Ionut was sentenced at Dublin Circuit Criminal Court on Friday 1st May 2020.  Police told the court that Ionut’s typical MO was as follows:

  • A legitimate “chip and pin” card is used to make a small cash withdrawal. When the cash dispenser shutter opens to dispense the cash, the criminal places a clip device behind it.
  • Then he uses the same card to request a much larger cash withdrawal, averaging €500. The ATM presents the cash behind the shutter, ready for delivery to the customer. However before the cash is dispensed, the ATM presents the bank card back to the user. The criminal quickly switches the real card for a dummy one, which is retracted by the ATM (which assumes the customer has left without it).
  •  As a result the ATM does not debit the customer’s bank account and attempts to recover the cash from behind the cash dispense shutter.
  • The clip placed behind the shutter prevents this from happening and the criminal then uses a chisel to break open the shutter and takes the cash.

More details of the case can be found in a related article published by the Irish Times

The EAST Expert Group on All Terminal Fraud (EGAF) focuses on the prevention of TRF and has produced a standard definition for TRF which can be seen in the below image.

TRF

EAST EGAF has produced definitions for all terminal fraud types, along with the related criminal benefits.  These can be seen on the Terminal Fraud Definitions page of this website.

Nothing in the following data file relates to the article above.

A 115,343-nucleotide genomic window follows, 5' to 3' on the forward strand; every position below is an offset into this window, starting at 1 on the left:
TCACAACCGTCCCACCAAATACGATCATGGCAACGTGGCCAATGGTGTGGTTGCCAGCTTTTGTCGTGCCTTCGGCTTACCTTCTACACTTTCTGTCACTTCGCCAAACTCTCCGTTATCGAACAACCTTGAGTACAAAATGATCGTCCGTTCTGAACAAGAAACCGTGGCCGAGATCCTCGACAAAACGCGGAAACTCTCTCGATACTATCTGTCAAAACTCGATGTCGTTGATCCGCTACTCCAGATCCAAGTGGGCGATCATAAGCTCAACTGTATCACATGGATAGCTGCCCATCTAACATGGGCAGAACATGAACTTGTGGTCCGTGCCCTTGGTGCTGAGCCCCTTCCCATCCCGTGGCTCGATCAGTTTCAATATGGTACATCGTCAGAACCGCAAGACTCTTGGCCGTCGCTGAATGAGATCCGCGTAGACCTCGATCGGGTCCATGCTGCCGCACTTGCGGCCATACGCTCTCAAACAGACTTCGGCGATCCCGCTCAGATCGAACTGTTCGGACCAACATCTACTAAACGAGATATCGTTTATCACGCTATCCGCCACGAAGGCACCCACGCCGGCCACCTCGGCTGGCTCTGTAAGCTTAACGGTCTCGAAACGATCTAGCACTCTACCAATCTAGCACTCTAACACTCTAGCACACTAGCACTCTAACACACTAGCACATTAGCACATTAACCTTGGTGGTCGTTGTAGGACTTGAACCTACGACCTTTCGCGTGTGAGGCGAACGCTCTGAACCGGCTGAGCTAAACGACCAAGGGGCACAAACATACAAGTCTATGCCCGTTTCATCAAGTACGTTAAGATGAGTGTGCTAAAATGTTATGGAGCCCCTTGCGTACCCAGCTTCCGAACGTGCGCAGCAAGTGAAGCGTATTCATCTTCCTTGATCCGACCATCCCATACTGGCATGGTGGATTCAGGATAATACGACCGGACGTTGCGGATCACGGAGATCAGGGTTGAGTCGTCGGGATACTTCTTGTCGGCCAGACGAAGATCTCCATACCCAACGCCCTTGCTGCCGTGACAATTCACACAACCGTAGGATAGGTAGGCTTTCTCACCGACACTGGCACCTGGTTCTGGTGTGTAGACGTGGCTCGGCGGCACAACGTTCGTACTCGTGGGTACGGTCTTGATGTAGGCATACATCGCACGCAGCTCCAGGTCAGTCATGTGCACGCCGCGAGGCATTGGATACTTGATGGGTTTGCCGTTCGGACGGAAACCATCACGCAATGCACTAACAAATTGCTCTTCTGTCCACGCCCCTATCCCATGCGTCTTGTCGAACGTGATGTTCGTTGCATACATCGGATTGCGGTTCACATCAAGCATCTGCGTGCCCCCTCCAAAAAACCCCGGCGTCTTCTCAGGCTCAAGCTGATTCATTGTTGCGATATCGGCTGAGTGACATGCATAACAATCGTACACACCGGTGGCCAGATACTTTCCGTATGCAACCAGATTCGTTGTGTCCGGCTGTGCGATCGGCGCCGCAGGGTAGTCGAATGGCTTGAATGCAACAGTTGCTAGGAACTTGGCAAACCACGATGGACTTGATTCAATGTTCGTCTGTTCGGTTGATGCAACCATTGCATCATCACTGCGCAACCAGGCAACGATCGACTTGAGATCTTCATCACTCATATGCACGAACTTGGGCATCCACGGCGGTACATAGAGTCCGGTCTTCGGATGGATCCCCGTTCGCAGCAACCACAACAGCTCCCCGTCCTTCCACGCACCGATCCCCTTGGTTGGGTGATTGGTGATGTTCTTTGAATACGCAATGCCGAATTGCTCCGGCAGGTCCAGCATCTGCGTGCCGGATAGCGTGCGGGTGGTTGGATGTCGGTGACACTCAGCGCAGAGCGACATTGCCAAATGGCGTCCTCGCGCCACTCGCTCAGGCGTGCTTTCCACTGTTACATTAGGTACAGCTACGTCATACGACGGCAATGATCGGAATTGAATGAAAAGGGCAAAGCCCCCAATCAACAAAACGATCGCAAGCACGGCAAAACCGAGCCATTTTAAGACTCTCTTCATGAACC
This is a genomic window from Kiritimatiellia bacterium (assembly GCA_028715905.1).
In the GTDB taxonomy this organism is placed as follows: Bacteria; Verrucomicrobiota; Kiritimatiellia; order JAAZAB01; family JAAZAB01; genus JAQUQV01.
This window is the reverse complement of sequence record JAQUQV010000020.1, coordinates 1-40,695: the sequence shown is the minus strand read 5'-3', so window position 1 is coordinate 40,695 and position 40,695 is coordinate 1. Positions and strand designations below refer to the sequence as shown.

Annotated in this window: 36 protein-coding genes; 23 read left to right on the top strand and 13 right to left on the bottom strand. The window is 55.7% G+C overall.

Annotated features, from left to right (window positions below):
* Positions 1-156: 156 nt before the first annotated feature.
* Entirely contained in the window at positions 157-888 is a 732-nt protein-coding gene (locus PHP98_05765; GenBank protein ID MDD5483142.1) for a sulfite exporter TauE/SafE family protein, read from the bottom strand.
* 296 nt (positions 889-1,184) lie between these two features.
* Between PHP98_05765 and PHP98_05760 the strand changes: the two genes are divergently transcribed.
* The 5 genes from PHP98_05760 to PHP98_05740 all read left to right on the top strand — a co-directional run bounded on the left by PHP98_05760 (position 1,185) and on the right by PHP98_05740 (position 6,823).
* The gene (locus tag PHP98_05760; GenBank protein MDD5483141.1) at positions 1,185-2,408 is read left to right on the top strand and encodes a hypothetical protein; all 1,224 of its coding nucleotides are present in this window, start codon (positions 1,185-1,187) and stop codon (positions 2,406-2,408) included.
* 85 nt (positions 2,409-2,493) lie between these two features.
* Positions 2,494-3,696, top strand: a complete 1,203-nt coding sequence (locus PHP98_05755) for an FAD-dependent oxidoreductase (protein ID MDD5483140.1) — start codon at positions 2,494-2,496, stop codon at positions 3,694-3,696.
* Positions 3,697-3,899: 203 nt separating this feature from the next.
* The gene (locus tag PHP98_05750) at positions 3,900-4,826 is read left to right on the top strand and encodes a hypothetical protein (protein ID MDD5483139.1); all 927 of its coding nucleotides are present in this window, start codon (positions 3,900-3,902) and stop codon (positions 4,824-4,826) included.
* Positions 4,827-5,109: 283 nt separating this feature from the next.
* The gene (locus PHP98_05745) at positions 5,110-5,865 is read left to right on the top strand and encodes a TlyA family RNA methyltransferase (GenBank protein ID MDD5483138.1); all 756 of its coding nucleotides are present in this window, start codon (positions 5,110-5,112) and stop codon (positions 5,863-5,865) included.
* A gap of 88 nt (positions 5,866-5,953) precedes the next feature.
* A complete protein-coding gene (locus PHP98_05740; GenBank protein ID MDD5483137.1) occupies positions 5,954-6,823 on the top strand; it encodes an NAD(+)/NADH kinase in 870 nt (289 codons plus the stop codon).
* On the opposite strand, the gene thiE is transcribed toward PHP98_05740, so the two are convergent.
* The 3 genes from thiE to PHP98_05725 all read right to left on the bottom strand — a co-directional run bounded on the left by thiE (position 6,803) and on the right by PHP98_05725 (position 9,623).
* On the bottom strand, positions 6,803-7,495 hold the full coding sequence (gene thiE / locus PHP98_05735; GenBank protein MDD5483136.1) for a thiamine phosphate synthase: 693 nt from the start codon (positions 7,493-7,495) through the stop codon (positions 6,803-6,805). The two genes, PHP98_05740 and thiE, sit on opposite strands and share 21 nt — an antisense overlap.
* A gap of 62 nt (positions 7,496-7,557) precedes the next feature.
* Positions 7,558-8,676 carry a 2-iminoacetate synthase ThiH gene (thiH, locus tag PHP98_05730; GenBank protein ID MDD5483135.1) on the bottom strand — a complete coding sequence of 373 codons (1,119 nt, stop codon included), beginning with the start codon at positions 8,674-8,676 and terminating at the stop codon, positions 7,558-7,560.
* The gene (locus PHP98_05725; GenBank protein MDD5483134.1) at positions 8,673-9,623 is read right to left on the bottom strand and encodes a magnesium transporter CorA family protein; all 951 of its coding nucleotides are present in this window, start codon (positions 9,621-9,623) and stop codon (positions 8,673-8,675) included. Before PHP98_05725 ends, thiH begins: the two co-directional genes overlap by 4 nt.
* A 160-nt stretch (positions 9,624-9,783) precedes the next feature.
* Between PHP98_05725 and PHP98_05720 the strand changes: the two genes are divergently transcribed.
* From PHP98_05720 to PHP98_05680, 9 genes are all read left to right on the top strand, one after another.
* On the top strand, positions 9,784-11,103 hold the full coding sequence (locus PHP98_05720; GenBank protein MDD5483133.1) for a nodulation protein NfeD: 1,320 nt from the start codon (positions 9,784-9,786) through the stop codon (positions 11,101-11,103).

Europol publishes Turkish language version of ATM Logical Attack Guidelines

EuropolATM has just published a Turkish language version of guidelines to help industry and law enforcement counter the ATM Logical Attack threat.  The English version of the document was officially launched in January 2019 at the 17th Meeting of the EAST Expert Group on All Terminal Fraud (EAST EGAF).  The document is now available in EnglishFrench, GermanSpanish, Russian and Turkish.

The production of this document was coordinated by EAST EGAF.  It has three sections:

  1. Description of Modi Operandi (Hareket Tarzi Açiklamas i)
  2. Mitigating the risk of ATM Logical and Malware Attacks, Setting up Lines of Defence (ATM’lere Yönelik Mantiksal ve Kötü Niyetli Yazilim Saldirilarinin Risklerini Hafifletmek Savunma Hatlari Kurmak)
  3. Identifying and responding  to Logical and Malware Attacks (Mantiksal ve KÖTÜ Niyetli Yazilim Saldirilarini Saptamak ve Yanitlamak)

The Guidelines were first published in 2015 and this latest version provides clearer definitions and greater clarity of the criminal methods and techniques encountered in these attacks, along with more detailed recommendations on how to mount a robust and effective response to them.  The recent fall in ATM malware and logical attacks, as reported by EAST in the latest European Payment Terminal Crime Report published in October 2019, reflects the work that has been put into preventing such attacks by the industry and law enforcement.